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'Low-rent housing key to help poor'

[ 2009-03-05 13:53]     字号 [] [] []  
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The key to solving the urgent problem of accommodating a large number of low-income urban residents is to build low-rent houses, a real estate giant told policymakers yesterday.

"Low-rent housing has been successful in Hong Kong for years. I don't see why it cannot work here," said Vincent Lo, chairman of the Hong Kong-based Shui On Group, during the second session of the China People's Political Consultative Conference (CPPCC) in Beijing.

Known as the brain behind the birth of Shanghai's Xintiandi, a 20,000-sq-m development project that has transformed the backwaters of the metropolis into a flashy address, Lo said if the country is serious about helping its poor, "low-rent housing is the only answer."

"Real estate developers in Hong Kong are attuned to high-profile projects, and won't have much of a role to play in the construction of low-rent housing in the mainland. But they could at least offer valuable suggestions regarding the design of the structures," Lo said.

Low-rent houses are "very different" from regular residences, he said. "Their design is far more compact and space-efficient. And Hong Kong is an exper t at building such houses."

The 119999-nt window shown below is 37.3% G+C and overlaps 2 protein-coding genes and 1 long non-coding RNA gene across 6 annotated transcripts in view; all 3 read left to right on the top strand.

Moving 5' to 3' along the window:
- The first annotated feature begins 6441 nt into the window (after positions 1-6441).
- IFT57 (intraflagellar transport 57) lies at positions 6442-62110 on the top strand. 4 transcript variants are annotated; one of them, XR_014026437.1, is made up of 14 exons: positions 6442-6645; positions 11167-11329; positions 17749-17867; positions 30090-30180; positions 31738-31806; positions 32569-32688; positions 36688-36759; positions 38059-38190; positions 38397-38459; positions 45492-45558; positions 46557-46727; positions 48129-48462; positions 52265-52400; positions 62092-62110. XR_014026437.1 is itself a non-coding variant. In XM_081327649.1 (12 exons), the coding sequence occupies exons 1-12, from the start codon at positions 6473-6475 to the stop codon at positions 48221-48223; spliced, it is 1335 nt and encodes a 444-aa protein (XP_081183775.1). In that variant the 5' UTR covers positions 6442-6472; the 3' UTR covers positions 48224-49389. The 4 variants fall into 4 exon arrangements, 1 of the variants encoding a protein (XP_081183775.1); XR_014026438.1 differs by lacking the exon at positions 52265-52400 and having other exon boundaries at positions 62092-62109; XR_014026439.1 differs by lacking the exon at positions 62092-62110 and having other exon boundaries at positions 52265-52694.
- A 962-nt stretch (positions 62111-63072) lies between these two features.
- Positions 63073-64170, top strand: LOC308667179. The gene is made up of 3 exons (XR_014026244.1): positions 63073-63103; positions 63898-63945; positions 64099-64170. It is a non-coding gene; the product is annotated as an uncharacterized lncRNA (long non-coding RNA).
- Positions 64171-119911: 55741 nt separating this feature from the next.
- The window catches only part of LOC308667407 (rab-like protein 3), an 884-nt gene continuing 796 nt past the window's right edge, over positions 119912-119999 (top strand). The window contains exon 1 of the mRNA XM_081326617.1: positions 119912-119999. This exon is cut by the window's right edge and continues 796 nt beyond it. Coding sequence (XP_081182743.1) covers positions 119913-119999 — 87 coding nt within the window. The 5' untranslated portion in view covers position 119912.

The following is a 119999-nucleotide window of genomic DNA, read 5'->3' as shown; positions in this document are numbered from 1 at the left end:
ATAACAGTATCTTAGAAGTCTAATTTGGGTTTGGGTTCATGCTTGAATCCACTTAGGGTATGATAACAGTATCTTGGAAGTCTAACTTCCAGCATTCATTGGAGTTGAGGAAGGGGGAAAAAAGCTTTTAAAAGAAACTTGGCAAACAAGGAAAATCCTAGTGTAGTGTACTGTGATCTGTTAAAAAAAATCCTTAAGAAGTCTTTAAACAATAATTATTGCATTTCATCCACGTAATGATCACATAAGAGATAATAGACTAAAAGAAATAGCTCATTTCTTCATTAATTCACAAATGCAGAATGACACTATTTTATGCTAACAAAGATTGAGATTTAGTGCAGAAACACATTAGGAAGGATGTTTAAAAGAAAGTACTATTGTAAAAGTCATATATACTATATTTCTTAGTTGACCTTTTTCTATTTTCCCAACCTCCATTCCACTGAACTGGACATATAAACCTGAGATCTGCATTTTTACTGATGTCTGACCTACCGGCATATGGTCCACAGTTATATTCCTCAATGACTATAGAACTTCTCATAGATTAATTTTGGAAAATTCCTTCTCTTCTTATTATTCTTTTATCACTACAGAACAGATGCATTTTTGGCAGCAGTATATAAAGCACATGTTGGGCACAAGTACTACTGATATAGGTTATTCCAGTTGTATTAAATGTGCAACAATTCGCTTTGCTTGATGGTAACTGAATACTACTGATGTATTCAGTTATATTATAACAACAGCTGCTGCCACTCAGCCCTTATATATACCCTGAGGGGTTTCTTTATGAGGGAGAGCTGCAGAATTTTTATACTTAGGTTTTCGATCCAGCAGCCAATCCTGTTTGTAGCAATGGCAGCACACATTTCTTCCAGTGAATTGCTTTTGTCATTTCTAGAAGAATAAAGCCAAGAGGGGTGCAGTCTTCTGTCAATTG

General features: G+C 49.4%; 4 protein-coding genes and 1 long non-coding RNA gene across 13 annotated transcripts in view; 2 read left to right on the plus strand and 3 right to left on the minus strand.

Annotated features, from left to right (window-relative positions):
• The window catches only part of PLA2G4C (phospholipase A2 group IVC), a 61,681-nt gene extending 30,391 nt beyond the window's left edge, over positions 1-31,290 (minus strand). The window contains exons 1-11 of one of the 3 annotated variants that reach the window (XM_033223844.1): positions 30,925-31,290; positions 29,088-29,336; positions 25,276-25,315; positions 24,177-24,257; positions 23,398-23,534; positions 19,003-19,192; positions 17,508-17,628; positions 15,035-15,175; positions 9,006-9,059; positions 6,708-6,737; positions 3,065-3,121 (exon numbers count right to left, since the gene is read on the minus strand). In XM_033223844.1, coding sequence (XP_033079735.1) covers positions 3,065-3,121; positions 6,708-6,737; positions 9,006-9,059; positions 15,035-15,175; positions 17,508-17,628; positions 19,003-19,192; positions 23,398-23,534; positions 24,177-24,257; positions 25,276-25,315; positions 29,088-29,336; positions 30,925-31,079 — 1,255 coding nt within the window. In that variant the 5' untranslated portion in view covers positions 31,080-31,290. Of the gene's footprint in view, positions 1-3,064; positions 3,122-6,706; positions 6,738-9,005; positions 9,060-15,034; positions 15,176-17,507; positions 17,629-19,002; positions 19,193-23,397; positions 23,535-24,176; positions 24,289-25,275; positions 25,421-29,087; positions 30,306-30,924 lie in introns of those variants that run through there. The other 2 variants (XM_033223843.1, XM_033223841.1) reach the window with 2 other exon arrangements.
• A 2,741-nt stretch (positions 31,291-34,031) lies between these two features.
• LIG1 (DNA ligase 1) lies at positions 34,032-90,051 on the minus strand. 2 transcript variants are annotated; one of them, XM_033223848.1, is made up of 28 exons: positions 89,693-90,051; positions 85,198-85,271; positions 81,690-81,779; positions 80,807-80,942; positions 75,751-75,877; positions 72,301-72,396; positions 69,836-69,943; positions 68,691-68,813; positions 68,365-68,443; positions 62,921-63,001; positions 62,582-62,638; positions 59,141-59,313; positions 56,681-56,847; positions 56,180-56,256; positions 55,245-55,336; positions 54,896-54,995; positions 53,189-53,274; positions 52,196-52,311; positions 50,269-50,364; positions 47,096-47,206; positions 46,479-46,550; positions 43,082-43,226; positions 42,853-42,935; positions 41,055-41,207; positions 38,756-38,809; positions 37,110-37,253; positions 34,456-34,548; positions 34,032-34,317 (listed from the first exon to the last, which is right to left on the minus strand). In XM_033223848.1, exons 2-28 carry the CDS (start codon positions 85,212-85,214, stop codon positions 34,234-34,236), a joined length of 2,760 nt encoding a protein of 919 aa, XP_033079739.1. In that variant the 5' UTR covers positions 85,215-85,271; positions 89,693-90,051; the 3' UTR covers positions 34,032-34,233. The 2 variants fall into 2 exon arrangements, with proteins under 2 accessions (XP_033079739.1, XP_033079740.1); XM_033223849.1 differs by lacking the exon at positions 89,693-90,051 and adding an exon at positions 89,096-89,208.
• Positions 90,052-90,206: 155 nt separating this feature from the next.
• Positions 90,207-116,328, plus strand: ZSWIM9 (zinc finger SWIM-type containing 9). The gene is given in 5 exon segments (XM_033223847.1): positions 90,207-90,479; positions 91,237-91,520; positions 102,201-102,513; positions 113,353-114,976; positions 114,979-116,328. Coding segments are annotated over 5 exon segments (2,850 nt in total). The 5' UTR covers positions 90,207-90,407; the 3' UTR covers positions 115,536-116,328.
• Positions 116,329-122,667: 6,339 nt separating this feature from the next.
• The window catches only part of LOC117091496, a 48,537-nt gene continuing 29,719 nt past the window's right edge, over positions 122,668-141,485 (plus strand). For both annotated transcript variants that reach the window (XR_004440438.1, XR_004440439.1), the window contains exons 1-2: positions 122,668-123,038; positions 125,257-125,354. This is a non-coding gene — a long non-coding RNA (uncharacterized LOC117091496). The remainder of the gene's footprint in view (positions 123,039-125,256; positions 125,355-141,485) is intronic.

The real estate tycoon, who is a deputy to the CPPCC, made the remarks when asked if the property prices in major Chinese cities were still "unreasonably high."

The mainland housing market entered dormancy at the beginning of the current economic crisis, but a dramatic slash of price - widely expected - hasn't materialized yet.

"Let's not confuse the two issues of providing affordable housing to low-income residents, and stimulating the economy," Lo said.

"Every country has about 20 percent of its population unable to buy property. No matter how much we lower the price, they still won't be able to afford it. It is the government's responsibility to provide them with accommodation," he said.

"Low-rent housing will ensure that a resident, whose income exceeds a certain limit, must vacate the house to make way for those in need."

He assured that a significant dip in property prices was "highly unlikely."

The past few months have seen various local governments taking a series of measures to boost the ailing housing market.

In January, the Beijing Municipal Government overturned an order, which restricted property purchases in the city by foreigners. It also relaxed a restriction, in force since 2007, on banks lending money to homebuyers.

"Under the current economic situation, foreigners have become extremely cautious about buying properties in an unfamiliar market, even if given the opportunity," Lo said. "The government should let the market tend to itself."

Lo's fellow CPPCC deputy Tong Shijun, a senior economist from Hainan, said: "Property prices in China are determined by a multitude of factors, including land costs, tender terms and taxes. It is unfair to ask a developer to cut prices if he cannot find a way to cut costs."

(英语点津 Helen 编辑)

'Low-rent housing key to help poor'

About the broadcaster:

'Low-rent housing key to help poor'

Nancy Matos is a foreign expert at China Daily Website. Born and raised in Vancouver, Canada, Nancy is a graduate of the Broadcast Journalism and Media program at the British Columbia Institute of Technology. Her journalism career in broadcast and print has taken her around the world from New York to Portugal and now Beijing. Nancy is happy to make the move to China and join the China Daily team.